The email discussion on Cleveland Park’s list continues over whether to give residents free visitor parking passes, which they can give to out of town guests, nannies, contractors, or possibly sell to commuters, to park for free.

Quite simply, the demand for parking outstrips the supply. There is demand to park on neighborhood streets from residents, guests, domestic workers, business employees, and others, and not enough parking at all times. There is especially demand around the Metro stations, between people who want to park and ride at the station, people shopping at the stores there, local residents, employees, and so on.

We can increase the supply or decrease the demand. But when we insist on thinking that all parking should be free, basic economics teaches us that demand will always exceed supply with the price artificially set at zero. DC, and other cities, end up going through remarkable contortions to reduce demand through permits and restrictions, which always creates strange effects, like the nannies and contractors who can’t park at all, even when there is available parking, and even if they were willing to pay. Basic economics says markets are the main tool to fix these problems. As long as people think parking should always be free, we’re refusing to let a market evolve to solve this.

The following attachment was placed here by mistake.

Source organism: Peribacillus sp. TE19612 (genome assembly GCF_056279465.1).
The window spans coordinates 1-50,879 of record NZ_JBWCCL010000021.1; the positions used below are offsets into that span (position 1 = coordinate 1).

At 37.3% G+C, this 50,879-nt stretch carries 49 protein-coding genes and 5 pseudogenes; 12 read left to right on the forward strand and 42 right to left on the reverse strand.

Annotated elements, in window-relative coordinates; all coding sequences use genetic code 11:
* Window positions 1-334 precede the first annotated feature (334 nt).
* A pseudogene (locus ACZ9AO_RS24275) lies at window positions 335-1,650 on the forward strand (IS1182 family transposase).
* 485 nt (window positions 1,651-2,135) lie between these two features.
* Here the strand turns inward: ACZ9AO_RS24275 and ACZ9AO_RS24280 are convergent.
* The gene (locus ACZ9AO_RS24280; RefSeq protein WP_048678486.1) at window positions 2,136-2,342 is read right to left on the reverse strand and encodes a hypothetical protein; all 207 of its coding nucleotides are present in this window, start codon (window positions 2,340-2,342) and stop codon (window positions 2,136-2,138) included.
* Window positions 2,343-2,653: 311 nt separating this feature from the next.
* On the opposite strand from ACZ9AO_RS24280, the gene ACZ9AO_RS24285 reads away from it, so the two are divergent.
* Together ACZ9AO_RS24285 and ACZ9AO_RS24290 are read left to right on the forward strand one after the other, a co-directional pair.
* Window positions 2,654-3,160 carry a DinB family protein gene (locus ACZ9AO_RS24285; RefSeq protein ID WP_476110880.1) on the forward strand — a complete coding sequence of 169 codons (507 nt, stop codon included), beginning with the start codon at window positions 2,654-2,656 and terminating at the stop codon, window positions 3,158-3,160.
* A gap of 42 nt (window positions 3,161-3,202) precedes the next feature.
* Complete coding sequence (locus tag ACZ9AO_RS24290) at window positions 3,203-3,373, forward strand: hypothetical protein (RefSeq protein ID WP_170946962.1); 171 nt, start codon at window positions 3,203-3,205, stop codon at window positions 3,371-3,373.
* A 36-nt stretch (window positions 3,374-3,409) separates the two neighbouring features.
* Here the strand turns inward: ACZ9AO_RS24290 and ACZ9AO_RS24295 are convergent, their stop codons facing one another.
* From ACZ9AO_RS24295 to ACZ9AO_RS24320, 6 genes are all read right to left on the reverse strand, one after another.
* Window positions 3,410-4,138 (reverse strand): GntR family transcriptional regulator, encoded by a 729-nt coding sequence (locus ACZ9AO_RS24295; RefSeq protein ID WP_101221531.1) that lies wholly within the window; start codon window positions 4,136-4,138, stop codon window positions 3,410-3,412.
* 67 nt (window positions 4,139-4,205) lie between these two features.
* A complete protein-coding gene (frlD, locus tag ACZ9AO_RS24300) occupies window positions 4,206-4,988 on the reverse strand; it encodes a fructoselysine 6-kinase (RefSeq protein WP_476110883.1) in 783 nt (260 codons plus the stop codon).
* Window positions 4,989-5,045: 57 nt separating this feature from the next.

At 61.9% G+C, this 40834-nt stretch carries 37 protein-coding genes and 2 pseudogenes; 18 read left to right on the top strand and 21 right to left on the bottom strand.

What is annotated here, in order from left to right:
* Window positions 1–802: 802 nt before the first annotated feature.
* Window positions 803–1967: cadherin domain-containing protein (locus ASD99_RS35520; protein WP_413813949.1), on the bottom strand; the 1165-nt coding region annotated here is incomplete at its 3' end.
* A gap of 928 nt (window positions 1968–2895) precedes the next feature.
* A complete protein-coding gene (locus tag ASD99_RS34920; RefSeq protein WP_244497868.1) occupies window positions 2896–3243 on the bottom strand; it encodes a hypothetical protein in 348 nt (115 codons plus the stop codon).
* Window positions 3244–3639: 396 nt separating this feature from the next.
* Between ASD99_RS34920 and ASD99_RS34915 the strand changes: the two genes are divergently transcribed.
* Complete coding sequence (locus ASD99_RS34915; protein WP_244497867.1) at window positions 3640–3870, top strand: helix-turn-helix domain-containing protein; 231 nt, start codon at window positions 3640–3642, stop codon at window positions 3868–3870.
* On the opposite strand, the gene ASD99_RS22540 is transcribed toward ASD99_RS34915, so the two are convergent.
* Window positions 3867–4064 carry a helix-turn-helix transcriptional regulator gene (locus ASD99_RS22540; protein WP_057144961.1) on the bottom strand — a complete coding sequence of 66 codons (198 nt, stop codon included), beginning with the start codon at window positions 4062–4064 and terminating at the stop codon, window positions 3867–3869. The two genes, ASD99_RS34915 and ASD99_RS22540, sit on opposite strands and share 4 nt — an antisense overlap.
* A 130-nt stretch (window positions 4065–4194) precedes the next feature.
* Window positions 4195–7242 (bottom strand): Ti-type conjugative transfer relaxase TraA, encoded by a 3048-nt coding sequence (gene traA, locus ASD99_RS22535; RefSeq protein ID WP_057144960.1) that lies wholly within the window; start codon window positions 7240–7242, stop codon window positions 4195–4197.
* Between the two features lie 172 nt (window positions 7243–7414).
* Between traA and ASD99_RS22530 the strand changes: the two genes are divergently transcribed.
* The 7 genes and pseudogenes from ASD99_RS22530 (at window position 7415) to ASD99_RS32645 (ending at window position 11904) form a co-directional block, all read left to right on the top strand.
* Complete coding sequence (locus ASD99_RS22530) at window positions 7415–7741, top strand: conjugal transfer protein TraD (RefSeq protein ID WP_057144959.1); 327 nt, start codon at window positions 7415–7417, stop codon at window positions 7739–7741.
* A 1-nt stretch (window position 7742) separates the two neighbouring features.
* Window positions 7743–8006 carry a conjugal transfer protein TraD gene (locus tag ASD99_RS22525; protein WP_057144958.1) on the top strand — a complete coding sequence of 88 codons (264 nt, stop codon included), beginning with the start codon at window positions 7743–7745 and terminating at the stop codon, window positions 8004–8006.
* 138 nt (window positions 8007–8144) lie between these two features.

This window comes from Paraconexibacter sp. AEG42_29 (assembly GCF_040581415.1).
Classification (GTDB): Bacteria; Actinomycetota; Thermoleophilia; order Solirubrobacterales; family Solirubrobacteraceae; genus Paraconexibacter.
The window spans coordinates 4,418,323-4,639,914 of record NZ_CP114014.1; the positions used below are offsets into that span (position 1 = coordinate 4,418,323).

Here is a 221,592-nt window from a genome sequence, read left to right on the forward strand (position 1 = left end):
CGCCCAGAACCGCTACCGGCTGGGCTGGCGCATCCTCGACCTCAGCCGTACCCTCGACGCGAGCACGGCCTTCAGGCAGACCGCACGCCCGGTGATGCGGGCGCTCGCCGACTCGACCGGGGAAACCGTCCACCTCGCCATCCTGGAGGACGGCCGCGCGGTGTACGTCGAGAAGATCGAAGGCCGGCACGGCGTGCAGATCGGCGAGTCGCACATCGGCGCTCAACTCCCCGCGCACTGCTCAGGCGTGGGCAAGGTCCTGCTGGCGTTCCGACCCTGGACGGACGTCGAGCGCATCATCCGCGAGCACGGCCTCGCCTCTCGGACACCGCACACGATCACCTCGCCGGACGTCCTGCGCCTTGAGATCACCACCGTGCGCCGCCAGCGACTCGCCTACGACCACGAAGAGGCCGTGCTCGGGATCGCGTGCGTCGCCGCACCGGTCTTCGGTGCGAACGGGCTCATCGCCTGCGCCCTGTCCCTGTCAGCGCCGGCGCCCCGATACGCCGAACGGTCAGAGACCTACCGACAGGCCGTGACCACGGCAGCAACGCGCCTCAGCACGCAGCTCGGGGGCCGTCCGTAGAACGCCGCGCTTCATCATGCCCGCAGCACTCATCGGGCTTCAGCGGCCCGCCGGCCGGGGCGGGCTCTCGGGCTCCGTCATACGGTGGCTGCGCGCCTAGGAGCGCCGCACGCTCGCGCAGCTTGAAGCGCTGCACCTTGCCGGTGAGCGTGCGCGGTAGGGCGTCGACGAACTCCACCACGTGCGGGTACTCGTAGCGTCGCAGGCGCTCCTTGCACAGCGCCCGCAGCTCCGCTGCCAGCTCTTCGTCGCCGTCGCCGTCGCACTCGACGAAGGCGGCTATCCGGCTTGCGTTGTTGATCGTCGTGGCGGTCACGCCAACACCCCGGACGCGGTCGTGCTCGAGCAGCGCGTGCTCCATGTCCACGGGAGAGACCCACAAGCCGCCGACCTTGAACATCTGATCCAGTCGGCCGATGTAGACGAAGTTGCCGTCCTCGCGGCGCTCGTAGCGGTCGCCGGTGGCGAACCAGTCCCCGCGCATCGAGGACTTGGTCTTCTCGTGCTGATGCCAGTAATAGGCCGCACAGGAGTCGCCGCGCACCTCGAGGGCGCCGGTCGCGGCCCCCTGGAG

In the February 13th Northwest Current (page 11), Ward 3 Councilmember Mary Cheh wrote an op-ed suggesting a guest parking permit program for her ward. Her basic reasons make sense:

A number of Ward 3 residents have contacted me about various scenarios in which guests to their homes have been unable to park without a local zone sticker. These scenarios include baby-sitters, housekeepers, contractors, medical-services providers and out-of-town guests. Having heard the understandable frustrations with city policies that make it difficult to have such visitors, I have been working to find a solution.

Unfortunately, Cheh’s solution would create as many problems as it would solve, further increasing the already-high demand for parking. This is what generated the lively discussion on the Cleveland Park list, with some residents suggesting reducing the numbers of streets eligible for residential parking permits (RPP), and others suggesting new, large, free garages: (I’m posting all quotes anonymously, since the list archives are only open to list members, though anyone can join the list.)

In addition to various proposals to limit demand—some of which, such as the DDOT visitor parking pilot, might actually increase demand—we should probably be turning our attention to the supply side of the equation. Is it conceivable that we could/would want to have public parking facilities, perhaps combined with a shuttle bus service, in or near the historic district?  These could be multi-story parking structures, a la Bethesda, or underground, perhaps at prohibitive expense.  (Or would this just bring additional demand in its wake?)